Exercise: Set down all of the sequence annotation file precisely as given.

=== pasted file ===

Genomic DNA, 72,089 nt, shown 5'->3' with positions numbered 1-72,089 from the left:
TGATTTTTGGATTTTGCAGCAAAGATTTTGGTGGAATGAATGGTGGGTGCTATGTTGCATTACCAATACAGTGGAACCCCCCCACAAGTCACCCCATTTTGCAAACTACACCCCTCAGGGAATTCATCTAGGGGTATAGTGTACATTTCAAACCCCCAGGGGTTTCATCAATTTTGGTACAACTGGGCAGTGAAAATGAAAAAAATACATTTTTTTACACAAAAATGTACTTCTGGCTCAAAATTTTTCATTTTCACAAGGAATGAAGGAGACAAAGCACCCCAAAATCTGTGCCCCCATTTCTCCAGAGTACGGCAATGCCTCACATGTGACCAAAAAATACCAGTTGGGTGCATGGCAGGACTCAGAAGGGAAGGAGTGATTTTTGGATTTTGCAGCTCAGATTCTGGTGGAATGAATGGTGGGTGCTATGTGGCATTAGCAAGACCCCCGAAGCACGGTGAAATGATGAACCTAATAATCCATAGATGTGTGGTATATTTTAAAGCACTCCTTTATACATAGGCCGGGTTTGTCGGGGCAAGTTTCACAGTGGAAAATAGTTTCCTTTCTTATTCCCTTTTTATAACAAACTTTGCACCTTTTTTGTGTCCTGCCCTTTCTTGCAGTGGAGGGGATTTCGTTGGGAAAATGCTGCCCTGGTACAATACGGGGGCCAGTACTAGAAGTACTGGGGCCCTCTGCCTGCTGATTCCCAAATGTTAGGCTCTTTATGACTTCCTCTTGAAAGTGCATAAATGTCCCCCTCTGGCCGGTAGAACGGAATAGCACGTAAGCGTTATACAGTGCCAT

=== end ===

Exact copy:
Genomic DNA, 72,089 nt, shown 5'->3' with positions numbered 1-72,089 from the left:
TGATTTTTGGATTTTGCAGCAAAGATTTTGGTGGAATGAATGGTGGGTGCTATGTTGCATTACCAATACAGTGGAACCCCCCCACAAGTCACCCCATTTTGCAAACTACACCCCTCAGGGAATTCATCTAGGGGTATAGTGTACATTTCAAACCCCCAGGGGTTTCATCAATTTTGGTACAACTGGGCAGTGAAAATGAAAAAAATACATTTTTTTACACAAAAATGTACTTCTGGCTCAAAATTTTTCATTTTCACAAGGAATGAAGGAGACAAAGCACCCCAAAATCTGTGCCCCCATTTCTCCAGAGTACGGCAATGCCTCACATGTGACCAAAAAATACCAGTTGGGTGCATGGCAGGACTCAGAAGGGAAGGAGTGATTTTTGGATTTTGCAGCTCAGATTCTGGTGGAATGAATGGTGGGTGCTATGTGGCATTAGCAAGACCCCCGAAGCACGGTGAAATGATGAACCTAATAATCCATAGATGTGTGGTATATTTTAAAGCACTCCTTTATACATAGGCCGGGTTTGTCGGGGCAAGTTTCACAGTGGAAAATAGTTTCCTTTCTTATTCCCTTTTTATAACAAACTTTGCACCTTTTTTGTGTCCTGCCCTTTCTTGCAGTGGAGGGGATTTCGTTGGGAAAATGCTGCCCTGGTACAATACGGGGGCCAGTACTAGAAGTACTGGGGCCCTCTGCCTGCTGATTCCCAAATGTTAGGCTCTTTATGACTTCCTCTTGAAAGTGCATAAATGTCCCCCTCTGGCCGGTAGAACGGAATAGCACGTAAGCGTTATACAGTGCCAT